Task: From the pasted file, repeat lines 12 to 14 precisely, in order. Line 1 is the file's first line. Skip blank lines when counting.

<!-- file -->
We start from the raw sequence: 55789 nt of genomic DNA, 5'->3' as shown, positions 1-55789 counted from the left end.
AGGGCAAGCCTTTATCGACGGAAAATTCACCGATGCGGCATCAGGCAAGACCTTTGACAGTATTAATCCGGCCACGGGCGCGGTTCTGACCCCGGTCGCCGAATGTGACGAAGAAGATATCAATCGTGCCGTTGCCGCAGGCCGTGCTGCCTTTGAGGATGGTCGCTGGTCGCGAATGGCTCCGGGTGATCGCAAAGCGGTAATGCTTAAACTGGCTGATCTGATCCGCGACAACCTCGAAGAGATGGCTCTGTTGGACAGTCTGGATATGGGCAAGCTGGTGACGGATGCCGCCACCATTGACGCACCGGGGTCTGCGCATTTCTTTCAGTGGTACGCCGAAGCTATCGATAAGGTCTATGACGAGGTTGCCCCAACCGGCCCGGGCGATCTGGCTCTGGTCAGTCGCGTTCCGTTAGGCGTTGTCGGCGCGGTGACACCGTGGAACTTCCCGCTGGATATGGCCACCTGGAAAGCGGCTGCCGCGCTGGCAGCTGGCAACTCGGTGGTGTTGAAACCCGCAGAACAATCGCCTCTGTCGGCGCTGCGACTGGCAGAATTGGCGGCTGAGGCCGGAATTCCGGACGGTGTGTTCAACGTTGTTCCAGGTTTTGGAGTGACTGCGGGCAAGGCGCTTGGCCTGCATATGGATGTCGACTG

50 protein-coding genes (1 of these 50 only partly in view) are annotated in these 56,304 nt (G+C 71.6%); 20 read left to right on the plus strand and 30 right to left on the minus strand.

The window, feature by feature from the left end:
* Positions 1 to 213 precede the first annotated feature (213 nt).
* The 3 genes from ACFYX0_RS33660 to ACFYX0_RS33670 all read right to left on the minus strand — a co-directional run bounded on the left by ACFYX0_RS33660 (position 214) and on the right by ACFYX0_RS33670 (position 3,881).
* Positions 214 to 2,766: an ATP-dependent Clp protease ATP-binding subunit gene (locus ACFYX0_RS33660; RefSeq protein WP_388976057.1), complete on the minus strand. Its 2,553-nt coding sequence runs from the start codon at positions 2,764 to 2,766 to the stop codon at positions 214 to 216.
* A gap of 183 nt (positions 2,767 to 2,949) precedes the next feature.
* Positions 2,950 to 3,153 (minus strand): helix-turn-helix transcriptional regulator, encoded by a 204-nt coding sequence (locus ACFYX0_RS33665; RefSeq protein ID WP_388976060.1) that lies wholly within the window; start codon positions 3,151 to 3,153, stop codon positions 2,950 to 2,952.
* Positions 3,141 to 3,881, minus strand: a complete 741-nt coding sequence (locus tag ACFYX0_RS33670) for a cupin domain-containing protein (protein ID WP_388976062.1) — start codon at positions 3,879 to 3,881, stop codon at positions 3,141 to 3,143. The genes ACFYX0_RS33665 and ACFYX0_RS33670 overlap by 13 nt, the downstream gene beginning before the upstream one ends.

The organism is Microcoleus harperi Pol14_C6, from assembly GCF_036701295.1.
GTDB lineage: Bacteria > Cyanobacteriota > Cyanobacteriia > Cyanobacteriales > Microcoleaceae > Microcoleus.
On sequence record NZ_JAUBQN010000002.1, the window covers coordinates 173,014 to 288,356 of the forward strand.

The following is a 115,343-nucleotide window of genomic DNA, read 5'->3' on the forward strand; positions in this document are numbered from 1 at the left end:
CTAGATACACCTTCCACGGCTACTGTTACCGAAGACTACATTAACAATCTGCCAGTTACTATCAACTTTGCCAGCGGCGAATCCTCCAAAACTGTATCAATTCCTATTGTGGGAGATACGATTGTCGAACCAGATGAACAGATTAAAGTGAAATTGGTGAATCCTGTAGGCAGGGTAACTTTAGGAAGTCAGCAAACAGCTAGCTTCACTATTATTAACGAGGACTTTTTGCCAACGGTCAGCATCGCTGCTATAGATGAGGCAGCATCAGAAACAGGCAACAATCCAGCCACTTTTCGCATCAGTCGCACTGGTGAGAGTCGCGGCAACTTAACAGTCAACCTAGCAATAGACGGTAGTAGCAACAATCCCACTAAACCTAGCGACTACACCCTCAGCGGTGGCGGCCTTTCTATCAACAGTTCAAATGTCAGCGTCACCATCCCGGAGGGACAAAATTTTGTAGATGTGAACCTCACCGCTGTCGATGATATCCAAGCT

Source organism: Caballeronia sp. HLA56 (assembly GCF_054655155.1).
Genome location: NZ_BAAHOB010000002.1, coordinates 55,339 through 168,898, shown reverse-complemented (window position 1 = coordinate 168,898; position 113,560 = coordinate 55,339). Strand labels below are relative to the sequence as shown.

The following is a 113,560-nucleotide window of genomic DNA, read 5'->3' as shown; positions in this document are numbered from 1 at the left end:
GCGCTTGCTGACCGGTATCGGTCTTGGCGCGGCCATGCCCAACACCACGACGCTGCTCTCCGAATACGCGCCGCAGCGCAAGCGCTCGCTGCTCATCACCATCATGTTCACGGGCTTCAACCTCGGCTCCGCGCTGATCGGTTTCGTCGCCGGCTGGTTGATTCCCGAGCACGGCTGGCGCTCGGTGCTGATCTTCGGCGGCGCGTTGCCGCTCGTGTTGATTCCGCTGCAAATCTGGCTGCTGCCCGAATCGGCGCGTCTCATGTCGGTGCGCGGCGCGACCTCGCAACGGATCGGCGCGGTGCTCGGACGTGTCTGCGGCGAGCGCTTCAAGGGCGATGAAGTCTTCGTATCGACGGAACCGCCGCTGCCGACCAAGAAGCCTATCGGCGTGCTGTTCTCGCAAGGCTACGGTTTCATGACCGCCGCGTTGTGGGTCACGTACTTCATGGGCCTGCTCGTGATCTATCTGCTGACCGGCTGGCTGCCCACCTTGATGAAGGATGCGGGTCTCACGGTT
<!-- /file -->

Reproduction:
GTDB lineage: Bacteria > Cyanobacteriota > Cyanobacteriia > Cyanobacteriales > Microcoleaceae > Microcoleus.
On sequence record NZ_JAUBQN010000002.1, the window covers coordinates 173,014 to 288,356 of the forward strand.

The following is a 115,343-nucleotide window of genomic DNA, read 5'->3' on the forward strand; positions in this document are numbered from 1 at the left end: